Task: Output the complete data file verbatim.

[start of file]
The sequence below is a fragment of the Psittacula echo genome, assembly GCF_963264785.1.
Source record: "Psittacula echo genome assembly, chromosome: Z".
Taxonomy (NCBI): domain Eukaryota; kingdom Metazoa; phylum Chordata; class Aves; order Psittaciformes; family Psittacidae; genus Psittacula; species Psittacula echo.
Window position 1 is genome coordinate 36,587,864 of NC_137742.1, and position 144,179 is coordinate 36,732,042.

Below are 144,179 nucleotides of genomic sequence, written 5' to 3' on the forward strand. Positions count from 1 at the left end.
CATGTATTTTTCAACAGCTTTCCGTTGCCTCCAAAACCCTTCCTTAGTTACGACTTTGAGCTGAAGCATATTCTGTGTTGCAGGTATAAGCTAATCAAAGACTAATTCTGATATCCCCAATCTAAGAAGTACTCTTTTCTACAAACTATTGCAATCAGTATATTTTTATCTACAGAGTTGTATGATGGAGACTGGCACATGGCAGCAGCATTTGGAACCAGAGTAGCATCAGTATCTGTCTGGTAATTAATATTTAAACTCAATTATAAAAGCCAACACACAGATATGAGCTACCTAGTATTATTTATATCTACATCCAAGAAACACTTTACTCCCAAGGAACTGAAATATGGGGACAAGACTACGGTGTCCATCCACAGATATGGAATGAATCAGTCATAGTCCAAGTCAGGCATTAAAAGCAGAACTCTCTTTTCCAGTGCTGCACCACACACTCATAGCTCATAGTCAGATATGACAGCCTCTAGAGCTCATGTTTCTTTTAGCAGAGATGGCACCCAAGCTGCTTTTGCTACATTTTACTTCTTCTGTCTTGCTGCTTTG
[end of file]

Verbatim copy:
The sequence below is a fragment of the Psittacula echo genome, assembly GCF_963264785.1.
Source record: "Psittacula echo genome assembly, chromosome: Z".
Taxonomy (NCBI): domain Eukaryota; kingdom Metazoa; phylum Chordata; class Aves; order Psittaciformes; family Psittacidae; genus Psittacula; species Psittacula echo.
Window position 1 is genome coordinate 36,587,864 of NC_137742.1, and position 144,179 is coordinate 36,732,042.

Below are 144,179 nucleotides of genomic sequence, written 5' to 3' on the forward strand. Positions count from 1 at the left end.
CATGTATTTTTCAACAGCTTTCCGTTGCCTCCAAAACCCTTCCTTAGTTACGACTTTGAGCTGAAGCATATTCTGTGTTGCAGGTATAAGCTAATCAAAGACTAATTCTGATATCCCCAATCTAAGAAGTACTCTTTTCTACAAACTATTGCAATCAGTATATTTTTATCTACAGAGTTGTATGATGGAGACTGGCACATGGCAGCAGCATTTGGAACCAGAGTAGCATCAGTATCTGTCTGGTAATTAATATTTAAACTCAATTATAAAAGCCAACACACAGATATGAGCTACCTAGTATTATTTATATCTACATCCAAGAAACACTTTACTCCCAAGGAACTGAAATATGGGGACAAGACTACGGTGTCCATCCACAGATATGGAATGAATCAGTCATAGTCCAAGTCAGGCATTAAAAGCAGAACTCTCTTTTCCAGTGCTGCACCACACACTCATAGCTCATAGTCAGATATGACAGCCTCTAGAGCTCATGTTTCTTTTAGCAGAGATGGCACCCAAGCTGCTTTTGCTACATTTTACTTCTTCTGTCTTGCTGCTTTG